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Seventh International Competition for the Erik Bruhn Prize

by Denise Sum

March 3, 2007 -- Four Seasons Centre for the Arts, Toronto, ON

The Competitors

  • Misty Copeland and Jared Matthews, American Ballet Theatre
  • Tina Pereira and Keiichi Hirano, The National Ballet of Canada
  • Yuhui Choe and Fernando Montaño, The Royal Ballet
  • Yao Wei and Ulrik Birkkjær, The Royal Danish Ballet

The Judges

  • Kevin McKenzie, Artistic Director, American Ballet Theatre
  • Karen Kain, C.C., Artistic Director, The National Ballet of Canada
  • Jeanetta Laurence, Assistant Director, The Royal Ballet
  • Frank Andersen, Artistic Director, The Royal Danish Ballet

The Hosts

  • Rex Harrington, O.C., Artist in Residence, The National Ballet of Canada
  • Veronica Tennant, C.C., Former Principal Dancer, The National Ballet of Canada

i. Overture

Music director, David Briskin, led the National Ballet of Canada orchestra in an excerpt from Elgar’s Enigma Variations.

ii. Opening Remarks

Veronica Tennant paid tribute to Celia Franca who passed away in February and Rex Harrington gave a short speech about Erik Bruhn’s legacy, accompanied by a slide show projected onto a large screen on stage.

iii. Classical Repertoire

1) Bluebird Pas de Deux from The Sleeping Beauty, choreography after Marius Petipa (Yuhui Choe and Fernando Montaño, The Royal Ballet)

The Royal Ballet couple started off the evening by setting a very high standard. Choe demonstrated clean, polished execution and steady balances throughout. As the bluebird, Montaño had good elevation and an elegant line that comes from his use of the upper body. It was a technically impressive, although not very exciting, performance.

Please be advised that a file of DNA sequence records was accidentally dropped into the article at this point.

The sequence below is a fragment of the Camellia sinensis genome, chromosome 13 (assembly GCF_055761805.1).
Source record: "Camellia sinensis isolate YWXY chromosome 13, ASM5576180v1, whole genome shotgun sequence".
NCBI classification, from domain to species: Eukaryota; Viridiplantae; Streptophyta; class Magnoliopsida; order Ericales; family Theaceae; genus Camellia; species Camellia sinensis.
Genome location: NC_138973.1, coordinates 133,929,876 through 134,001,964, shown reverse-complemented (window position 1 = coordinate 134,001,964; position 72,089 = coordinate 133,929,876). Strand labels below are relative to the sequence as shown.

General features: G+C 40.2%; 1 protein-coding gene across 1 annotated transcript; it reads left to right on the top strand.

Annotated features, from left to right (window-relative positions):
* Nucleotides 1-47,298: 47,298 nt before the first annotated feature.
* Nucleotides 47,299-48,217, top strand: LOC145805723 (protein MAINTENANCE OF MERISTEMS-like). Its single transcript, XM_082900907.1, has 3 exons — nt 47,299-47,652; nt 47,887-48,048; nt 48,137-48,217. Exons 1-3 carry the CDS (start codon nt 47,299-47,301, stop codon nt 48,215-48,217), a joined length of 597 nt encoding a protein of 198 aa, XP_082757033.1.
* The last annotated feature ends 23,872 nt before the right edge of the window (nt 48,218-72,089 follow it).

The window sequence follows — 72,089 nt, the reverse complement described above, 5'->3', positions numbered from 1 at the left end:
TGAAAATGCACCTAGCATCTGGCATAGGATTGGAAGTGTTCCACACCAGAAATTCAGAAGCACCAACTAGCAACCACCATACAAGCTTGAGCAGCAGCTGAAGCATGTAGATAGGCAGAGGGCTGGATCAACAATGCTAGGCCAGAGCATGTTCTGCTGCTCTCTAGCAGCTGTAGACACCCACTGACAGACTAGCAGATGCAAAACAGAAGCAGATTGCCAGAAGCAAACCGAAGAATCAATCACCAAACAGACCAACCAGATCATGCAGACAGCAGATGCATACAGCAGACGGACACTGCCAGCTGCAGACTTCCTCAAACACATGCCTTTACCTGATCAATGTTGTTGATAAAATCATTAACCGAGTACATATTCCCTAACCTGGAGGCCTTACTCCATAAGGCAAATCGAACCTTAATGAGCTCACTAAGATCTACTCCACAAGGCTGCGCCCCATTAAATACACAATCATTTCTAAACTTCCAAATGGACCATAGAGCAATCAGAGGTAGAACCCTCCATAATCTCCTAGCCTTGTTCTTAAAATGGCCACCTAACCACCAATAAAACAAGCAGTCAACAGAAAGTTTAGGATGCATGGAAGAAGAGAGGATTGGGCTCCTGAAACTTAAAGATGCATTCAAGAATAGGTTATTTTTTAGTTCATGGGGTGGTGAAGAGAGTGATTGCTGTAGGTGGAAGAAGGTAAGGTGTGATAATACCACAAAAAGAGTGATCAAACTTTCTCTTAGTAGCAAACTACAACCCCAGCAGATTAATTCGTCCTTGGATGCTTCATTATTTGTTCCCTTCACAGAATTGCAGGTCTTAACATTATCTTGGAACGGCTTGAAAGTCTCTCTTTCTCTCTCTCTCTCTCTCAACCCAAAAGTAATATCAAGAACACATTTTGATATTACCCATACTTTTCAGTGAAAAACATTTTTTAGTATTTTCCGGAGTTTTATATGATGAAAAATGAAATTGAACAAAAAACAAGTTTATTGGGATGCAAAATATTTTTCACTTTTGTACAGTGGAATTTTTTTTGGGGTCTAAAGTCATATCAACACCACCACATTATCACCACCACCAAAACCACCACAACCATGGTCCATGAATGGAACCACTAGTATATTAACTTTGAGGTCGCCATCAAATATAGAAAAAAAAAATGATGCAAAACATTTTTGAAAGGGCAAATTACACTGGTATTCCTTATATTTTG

2) Grand Pas de Deux from The Sleeping Beauty, choreography after Marius Petipa (Misty Copeland and Jared Matthews, American Ballet Theatre)

The American couple looked less comfortable stylistically in the classical round. Both dancers were strong and confident, however they did not seem invested enough in the piece and thus, the performance was not totally convincing. Copeland is a dynamic, powerful dancer but her sweeping gestures did not seem appropriate for Aurora. Matthews is an excellent turner, but his transition steps could have been cleaner. Still, the fish dives in the adagio were particularly daring. In the coda, they did an interesting series where they paused after supported pirouettes, Copeland did a port de bras with her leg still in retiré and then immediately went into another supported pirouette. It was a nice touch and something I have never seen before.

3) Pas de Deux from Le Corsaire, choreography after Marius Petipa (Tina Pereira and Keiichi Hirano, The National Ballet of Canada)

NBoC first soloist, Hirano, burst on to the stage and commanded the audience to take notice. His jumps were huge and his landings soft and secure. I have seen him dance several times, but I have never seen him look so strong. Periera, a replacement for an injured Bridgett Zehr, was also a joy to watch. She has very high extensions and a flexible spine, but she also has excellent control. Some parts in the adagio, like a sudden overhead lift with Pereira in the splits, are over-the-top showy—but this is Le Corsaire after all. Hirano’s solo variation brought the house down and eclipsed the performances of the previous dancers. His tours à la seconde were done with textbook placement. In her solo, Pereira had the most beautiful grand jetés. However, this exciting performance took an unfortunate turn during the coda. Hirano started off strong with a diagonale of soaring switch-split leaps but during his manège, he tore his Achilles tendon and hopped off stage, visibly in great pain. For a moment the stage was empty and the audience went silent. Pereira reappeared and bravely soldiered on through her fouettés. She improvised her own ending and won an immediate standing ovation.